Friendster and the Changing Face of Online Dating

Occasionally I find a topic that really polarizes many of my friends and colleagues. Lately, I have found that many of my friends and colleagues have very strong feelings about one Internet activity in particular — dating and dating services.

Is it just me or is public opinion on Internet dating changing? In the early days, it seemed that many who used Internet dating services were not particualrly open about the fact that they used them. Whatever stigma might have surrounded online dating is receding and it is now becoming a much more socially-accepted activity. There are two things that I think have really changed the landscape:

Services now emulate the way that many dating things happen in real life – New services, Friendster, in particular emulate the way in which offline dating actually works. People are accustomed to meeting and dating friends-of-friends and it is no suprise that services that enable people to identify and meet friends-of-friends are growing in popularity. Most of the earlier attempts at online dating were much closer to traditional print or online personal ads.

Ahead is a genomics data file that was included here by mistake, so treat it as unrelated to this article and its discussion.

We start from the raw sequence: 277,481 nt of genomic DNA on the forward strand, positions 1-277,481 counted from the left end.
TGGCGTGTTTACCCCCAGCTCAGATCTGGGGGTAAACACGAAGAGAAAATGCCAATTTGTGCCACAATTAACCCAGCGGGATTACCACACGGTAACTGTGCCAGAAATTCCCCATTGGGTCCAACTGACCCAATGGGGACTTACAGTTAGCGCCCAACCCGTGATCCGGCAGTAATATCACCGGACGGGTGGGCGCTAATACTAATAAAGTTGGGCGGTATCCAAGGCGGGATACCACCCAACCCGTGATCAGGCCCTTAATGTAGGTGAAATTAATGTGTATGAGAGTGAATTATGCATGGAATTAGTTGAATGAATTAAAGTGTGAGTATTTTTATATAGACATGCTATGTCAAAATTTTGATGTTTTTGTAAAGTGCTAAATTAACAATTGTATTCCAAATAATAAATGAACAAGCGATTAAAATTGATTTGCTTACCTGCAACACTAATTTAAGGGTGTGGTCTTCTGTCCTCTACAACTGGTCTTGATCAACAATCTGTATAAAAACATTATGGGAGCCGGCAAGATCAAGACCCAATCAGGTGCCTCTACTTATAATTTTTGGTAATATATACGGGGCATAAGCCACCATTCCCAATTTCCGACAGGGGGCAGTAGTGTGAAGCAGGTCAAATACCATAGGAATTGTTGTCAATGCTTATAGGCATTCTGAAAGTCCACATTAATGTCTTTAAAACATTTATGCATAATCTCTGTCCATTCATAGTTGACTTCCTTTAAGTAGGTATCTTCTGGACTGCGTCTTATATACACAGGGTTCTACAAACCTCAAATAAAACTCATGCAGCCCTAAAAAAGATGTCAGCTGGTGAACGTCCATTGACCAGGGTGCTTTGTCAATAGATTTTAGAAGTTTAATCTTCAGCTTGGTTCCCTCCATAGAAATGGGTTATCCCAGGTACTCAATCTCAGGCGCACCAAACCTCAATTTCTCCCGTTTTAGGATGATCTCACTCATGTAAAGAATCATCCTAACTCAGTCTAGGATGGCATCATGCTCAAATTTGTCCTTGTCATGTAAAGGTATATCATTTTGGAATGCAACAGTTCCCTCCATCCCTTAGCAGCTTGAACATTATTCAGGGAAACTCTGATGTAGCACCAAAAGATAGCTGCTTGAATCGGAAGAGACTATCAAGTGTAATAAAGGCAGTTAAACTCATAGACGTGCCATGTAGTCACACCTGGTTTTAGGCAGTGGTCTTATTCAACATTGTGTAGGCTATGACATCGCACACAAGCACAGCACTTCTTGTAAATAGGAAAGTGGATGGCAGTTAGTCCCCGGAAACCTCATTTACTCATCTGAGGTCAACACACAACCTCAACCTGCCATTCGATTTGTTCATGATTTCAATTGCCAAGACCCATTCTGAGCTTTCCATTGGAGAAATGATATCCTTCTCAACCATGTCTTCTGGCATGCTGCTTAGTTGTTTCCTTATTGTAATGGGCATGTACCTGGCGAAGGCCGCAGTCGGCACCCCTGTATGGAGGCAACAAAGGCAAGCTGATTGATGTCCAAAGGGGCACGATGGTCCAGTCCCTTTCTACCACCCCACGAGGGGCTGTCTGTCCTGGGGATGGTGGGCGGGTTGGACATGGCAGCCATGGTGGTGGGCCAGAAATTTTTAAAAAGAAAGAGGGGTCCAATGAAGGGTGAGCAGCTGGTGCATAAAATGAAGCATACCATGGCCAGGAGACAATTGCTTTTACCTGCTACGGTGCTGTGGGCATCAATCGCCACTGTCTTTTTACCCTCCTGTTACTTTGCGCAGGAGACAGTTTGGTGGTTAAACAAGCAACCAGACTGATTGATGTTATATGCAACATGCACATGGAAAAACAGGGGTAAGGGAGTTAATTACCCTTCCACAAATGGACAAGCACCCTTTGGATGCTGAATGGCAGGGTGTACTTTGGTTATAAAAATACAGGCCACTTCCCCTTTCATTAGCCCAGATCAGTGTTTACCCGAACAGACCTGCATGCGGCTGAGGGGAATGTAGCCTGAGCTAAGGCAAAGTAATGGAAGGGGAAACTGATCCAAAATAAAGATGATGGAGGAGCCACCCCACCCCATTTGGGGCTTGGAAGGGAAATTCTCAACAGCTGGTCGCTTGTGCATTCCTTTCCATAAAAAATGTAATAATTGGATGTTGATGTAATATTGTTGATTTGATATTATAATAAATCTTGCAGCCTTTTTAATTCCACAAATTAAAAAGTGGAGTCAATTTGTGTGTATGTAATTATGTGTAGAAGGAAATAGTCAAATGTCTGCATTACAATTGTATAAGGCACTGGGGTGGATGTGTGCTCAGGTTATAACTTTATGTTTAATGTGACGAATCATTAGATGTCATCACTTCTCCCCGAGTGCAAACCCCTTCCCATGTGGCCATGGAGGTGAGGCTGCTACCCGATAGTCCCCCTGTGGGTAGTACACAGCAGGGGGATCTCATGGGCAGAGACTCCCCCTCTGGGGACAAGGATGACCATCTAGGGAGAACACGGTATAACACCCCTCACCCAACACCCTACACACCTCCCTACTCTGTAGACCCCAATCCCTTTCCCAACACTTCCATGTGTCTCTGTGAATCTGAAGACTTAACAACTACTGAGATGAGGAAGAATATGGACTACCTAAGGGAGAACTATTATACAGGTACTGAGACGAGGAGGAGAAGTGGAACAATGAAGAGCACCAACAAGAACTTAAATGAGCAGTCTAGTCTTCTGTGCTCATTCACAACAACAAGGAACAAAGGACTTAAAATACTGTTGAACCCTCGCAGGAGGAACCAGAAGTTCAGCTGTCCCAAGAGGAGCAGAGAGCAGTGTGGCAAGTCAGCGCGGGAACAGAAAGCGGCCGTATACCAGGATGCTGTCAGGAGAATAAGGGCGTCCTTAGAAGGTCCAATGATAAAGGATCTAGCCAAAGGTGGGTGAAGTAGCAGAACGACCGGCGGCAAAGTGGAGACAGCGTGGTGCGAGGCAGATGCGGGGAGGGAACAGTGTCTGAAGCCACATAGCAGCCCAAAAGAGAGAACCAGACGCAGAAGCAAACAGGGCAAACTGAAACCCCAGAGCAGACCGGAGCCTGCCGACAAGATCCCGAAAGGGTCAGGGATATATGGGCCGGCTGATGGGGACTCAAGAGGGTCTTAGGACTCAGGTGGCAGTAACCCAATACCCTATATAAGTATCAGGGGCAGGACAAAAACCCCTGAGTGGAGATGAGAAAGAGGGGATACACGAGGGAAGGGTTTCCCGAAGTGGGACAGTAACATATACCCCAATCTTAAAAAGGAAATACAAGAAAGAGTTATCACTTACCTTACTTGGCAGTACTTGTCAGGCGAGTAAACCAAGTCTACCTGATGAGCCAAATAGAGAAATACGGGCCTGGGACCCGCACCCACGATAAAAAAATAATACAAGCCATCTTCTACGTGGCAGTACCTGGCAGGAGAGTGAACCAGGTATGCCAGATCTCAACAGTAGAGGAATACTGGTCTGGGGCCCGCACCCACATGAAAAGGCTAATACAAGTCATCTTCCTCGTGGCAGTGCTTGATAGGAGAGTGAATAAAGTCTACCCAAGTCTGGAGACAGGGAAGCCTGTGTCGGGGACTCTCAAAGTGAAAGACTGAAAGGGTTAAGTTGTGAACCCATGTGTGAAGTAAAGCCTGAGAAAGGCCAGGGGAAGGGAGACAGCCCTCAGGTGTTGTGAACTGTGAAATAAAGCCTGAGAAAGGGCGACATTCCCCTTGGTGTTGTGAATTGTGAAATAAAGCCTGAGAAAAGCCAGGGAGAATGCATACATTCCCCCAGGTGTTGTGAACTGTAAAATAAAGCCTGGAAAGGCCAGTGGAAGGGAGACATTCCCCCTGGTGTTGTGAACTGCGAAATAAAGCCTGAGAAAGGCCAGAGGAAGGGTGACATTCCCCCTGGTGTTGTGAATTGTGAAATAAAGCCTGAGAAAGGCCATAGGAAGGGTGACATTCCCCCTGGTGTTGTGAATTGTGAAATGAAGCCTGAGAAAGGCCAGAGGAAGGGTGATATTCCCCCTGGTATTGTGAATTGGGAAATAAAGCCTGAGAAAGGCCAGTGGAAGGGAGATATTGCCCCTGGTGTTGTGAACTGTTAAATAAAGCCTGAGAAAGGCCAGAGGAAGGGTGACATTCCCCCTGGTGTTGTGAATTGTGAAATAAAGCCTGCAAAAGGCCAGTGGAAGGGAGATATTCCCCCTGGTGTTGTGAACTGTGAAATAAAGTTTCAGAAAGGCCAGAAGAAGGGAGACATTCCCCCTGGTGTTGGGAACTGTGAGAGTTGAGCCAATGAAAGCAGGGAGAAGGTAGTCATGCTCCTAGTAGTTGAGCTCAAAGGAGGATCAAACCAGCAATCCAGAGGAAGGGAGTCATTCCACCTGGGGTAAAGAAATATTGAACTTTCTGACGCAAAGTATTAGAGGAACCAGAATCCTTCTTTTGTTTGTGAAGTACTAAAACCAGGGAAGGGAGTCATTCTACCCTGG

Catalyst for “niche dating” – The other big driver for online dating is that the Internet is probably the best way to find a particular community or niche when it comes to dating. There are ethnicity-based dating services such as J Date, dating services for the divorced, and dating services for people with strong interests in particular hobbies or activities. In the same way that eBay enabled hobbyists and collectors to connect and find each other, these niche dating services are allowing individuals with a preference for particular qualities in a mate connect with like-minded people.

Despite the PR progress that online dating has made, I know as many people who are firmly against as who think that it is a very reasonable way to meet people these days.